Somehow I was able to apply a reverse lateral vascular restraint as we were both facedown on the glass and again rendered him unconscious. Three of us were then able to handcuff both arms as the other officer continued puking in the doorway.


To get the subject away from all of the glass we dragged him outside and threw him into a snowbank. When our boss arrived there was so much blood at the scene and on us that he called in an officer-involved shooting, assuming that the person lying in the red snowbank was dead.


To my amazement the subject survived. He was high on angel dust at the time.


A year later I saw a one-armed man riding a bike in my sector. He flagged me down. When I went over to him, I recognized that it was the guy who’d brought me the worst brawl of my life. He thanked me and apologized.


He had been in rehab for the year and said he didn’t remember the incident, but his neighbor told him the police had shown ultimate restraint that day. The neighbor said if he’d been the police he would have shot him. We saved that man’s life in more ways than one that day.


I shook his hand and drove away. I never thought I would condone the shooting of an unarmed man, but that incident changed my mind for sure. Ten years later, now retired from the force, I still occasionally have nightmares about it.


We were fortunate we were able to control the subject eventually. From that point forward anytime we had to deal with someone threatening nude in public we developed a game plan before we even stepped foot on the playing field.


Guy Rossi

Program Coordinator/Curriculum Developer

Rochester (NY) Public Safety Training Facility




My sheriff, the chief deputy and I responded to a call and found a male EDP naked, disoriented and sweating profusely, standing in a cornfield next to a heavily traveled state route, causing predictable traffic problems. He was 6 ft. 2 in., 220 lbs., in good shape.


We attempted to corral him, but he was faster than we were, and the nature of the cornfield made it difficult to corner him. He would not respond verbally at all, just kept at least 20 ft. away from us at all times.


After we chased him for an hour in the hot August sun, he was obviously overheated and in some distress. I went to his house nearby (we’d had contact with him before) and got a glass of water. I offered it to him and when he took it, I grabbed him and the other guys piled on. It wasn’t pretty, but it worked.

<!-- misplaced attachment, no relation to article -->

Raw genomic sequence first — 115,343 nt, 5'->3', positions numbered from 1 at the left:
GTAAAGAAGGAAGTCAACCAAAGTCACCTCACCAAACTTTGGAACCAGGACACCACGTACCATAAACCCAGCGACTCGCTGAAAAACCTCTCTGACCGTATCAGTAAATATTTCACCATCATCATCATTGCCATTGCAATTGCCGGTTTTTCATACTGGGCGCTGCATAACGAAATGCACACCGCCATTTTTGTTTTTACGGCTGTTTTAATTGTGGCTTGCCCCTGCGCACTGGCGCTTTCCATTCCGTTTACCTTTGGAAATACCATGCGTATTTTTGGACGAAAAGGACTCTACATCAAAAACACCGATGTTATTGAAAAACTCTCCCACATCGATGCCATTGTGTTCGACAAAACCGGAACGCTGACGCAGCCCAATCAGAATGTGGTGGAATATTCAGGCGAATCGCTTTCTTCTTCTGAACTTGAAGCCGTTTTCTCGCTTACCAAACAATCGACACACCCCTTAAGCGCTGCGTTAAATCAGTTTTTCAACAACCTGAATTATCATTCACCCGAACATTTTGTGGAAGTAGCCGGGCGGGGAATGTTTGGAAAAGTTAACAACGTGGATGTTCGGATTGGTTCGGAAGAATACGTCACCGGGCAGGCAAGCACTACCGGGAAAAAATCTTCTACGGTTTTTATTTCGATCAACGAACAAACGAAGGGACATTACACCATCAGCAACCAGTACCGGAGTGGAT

We took him to the hospital and had him committed for observation. He spent about 2 months in the state mental hospital, then was released. Whereupon he went off his medication, shot up his house with an illegally purchased shotgun, was taken into custody by us again (7th time in 5 years) and was sent back to the state hospital. On an earlier occasion we’d had a shoot-out with the subject’s father, who was sent to prison. There is a history of personal and familial mental illness.


Dep. John Langan

Juniata County (PA) Sheriff’s Dept.




About 2 years ago I dealt with a male EDP, in his 40s, who was hiding in a grove of trees near the lake where I work. He was nearly naked, wearing only a diaper and sandals.


An unarmed Army Corps of Engineers Park Ranger initially found this subject. This Ranger, a low-key individual, was able to develop rapport with him. The Ranger had kept his distance and was not being a threat to him–probably big keys to the successful resolution of this situation.


When I arrived I could tell that the man could change his demeanor in an instant and flee, resist, or become violent. He did not want to come out of the woods, but kept wanting us to go in his “house” that he was “working on.” There were no houses in the woods.


We took our time and did not try to force him to comply with our requests. We just kept talking to him and asked him what he was working on in the house. We did not put our hands on him, and tried to keep our distance at first. When we discovered he hadn’t had anything to drink for about 24 hours, we built rapport by getting him a bottle of water. He immediately drank it and wanted more. We told him he’d have to come with us to get another bottle.


During this time he hurt his foot by stepping on a thorn. I removed the thorn and from that point forward he was okay with me helping him to a waiting ambulance by using an escort hold.


At first he did not want to get into the ambulance, but again we did not force the issue. We told him that he would get more water when he got into the ambulance. He eventually complied and was taken in for treatment and evaluation.